MILWAUKEE (Reuters) - The wreckage of a wooden steamship that sank 152 years ago in a storm on Lake Huron with no survivors has been found, a Michigan explorer said on Monday.
What exactly happened to the Keystone State and its 33 occupants in a November 1861 voyage to Milwaukee from Detroit remains a mystery, said David Trotter, who found the wreck with his crew of explorers in July.
The 288-foot side-wheel steam ship hit rough weather and was last seen in a disabled condition off Port Austin on November 8 or 9 in 1861, Trotter said.
“She literally sailed into oblivion. Nobody heard anything from her,” Trotter said in a telephone interview.
The wreck was found in 175 feet of water 30 miles northeast of Harrisville, a small city north of Lansing. The location put the wreck about 50 miles off course.
Trotter, 72, who lives in the Detroit suburb of Canton, Michigan, has found more than 100 shipwrecks on the Great Lakes over the last four decades. In 2012, Trotter and his crew discovered the New York, a 283-foot steamer that also sank in Lake Huron in 1910.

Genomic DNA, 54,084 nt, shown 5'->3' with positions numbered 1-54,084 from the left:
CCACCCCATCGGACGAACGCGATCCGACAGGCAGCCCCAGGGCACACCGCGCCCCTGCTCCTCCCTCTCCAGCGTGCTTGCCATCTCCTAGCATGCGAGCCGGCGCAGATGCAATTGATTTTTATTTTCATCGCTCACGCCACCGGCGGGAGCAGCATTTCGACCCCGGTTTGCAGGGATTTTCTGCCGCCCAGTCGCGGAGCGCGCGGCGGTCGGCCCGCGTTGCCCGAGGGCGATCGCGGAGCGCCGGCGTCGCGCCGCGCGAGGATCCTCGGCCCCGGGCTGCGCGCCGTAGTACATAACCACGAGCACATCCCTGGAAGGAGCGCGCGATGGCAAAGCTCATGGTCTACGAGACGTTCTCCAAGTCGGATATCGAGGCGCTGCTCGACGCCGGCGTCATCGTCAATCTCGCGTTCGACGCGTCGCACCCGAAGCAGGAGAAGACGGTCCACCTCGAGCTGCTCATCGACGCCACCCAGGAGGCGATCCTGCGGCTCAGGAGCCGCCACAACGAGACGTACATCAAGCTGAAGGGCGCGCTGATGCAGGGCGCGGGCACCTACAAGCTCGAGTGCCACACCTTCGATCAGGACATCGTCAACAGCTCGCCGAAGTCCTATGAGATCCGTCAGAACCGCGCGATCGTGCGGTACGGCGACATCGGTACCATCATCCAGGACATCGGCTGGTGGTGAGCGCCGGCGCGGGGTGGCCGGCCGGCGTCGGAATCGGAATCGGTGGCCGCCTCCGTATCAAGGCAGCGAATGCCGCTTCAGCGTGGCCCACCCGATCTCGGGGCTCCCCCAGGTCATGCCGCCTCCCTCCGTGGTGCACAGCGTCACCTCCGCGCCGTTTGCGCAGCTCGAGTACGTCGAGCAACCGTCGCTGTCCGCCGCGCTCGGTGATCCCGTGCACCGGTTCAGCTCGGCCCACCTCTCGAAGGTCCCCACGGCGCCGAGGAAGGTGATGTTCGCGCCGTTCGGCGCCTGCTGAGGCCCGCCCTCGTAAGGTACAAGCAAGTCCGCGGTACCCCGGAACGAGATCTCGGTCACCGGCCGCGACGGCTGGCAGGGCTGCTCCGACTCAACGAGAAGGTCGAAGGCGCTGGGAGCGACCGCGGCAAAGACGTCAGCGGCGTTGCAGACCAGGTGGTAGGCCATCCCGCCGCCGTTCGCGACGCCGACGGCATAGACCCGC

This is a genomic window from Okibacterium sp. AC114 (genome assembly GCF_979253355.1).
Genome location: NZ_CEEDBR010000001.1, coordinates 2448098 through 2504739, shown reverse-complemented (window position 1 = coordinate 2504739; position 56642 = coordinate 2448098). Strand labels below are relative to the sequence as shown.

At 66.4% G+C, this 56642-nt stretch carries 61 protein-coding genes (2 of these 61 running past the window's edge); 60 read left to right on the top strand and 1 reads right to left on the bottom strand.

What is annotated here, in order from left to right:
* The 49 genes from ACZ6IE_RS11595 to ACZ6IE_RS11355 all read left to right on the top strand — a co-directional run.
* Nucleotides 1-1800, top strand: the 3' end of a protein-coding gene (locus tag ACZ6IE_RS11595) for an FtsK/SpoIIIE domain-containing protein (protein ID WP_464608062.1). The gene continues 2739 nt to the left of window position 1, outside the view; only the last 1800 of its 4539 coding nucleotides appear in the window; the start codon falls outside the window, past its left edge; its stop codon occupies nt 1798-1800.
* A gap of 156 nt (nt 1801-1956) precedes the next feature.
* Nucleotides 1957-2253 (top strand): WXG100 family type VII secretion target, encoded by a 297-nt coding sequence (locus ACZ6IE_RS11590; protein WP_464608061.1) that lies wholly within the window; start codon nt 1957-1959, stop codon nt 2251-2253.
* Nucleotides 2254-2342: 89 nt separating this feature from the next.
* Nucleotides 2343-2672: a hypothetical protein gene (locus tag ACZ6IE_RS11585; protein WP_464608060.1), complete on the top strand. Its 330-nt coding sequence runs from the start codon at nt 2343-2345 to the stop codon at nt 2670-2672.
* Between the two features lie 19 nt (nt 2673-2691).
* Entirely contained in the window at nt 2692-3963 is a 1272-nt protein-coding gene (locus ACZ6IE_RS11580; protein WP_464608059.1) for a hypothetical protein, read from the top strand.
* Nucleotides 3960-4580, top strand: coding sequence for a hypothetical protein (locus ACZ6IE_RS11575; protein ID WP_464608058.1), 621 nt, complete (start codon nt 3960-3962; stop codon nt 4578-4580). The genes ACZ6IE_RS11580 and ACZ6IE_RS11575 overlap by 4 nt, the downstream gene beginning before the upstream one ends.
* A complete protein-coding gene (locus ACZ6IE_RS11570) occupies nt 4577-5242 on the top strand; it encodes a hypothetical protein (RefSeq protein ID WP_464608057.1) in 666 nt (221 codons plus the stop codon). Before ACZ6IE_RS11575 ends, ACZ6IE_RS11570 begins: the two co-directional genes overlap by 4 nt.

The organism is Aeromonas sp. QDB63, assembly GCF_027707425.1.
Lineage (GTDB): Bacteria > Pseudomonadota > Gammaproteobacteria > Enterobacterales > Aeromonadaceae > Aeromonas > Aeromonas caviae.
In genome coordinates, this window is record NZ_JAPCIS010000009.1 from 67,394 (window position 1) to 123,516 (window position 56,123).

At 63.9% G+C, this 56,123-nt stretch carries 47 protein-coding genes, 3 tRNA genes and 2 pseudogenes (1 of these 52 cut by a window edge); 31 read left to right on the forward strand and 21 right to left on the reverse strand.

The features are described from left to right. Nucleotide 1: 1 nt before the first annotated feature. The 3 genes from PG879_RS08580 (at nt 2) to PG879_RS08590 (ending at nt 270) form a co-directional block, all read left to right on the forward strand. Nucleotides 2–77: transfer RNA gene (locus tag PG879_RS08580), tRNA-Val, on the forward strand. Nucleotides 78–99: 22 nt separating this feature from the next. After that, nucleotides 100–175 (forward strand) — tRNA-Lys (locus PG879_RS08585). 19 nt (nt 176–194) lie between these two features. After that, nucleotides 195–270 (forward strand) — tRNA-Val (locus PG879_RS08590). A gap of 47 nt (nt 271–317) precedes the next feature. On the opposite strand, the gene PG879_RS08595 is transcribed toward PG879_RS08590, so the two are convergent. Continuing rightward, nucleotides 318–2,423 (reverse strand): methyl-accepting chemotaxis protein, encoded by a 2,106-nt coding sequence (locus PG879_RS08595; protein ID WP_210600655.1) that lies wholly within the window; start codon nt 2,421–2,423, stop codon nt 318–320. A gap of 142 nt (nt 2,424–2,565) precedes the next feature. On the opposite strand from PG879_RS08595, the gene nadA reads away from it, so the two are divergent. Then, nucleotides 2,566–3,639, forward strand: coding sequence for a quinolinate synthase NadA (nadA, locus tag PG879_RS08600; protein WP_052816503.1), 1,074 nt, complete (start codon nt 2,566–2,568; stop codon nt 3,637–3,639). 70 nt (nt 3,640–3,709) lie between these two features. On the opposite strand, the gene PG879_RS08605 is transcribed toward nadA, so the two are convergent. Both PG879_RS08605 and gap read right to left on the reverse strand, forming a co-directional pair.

“It’s a great chance to touch history to swim back into time,” Trotter said of why he searches for shipwrecks.
The Keystone State is one of more than 5,000 shipwrecks on the Great Lakes.
The ship typically moved immigrants to the west and cargo east, according to Trotter. But on its last voyage, it was reported that the ship was carrying farm equipment, odd cargo given the time of the year, he said.
The ship left in hurry with no lifeboats aboard, he added.
“That adds to the mystery of her leaving,” Trotter said.
Trotter said legend has it that the ship may instead have been carrying equipment for the Civil War or gold bullion - though he said he has not found military equipment or gold on the wreck.
Reporting by Brendan O'Brien in Milwaukee; Editing by David Bailey and Philip Barbara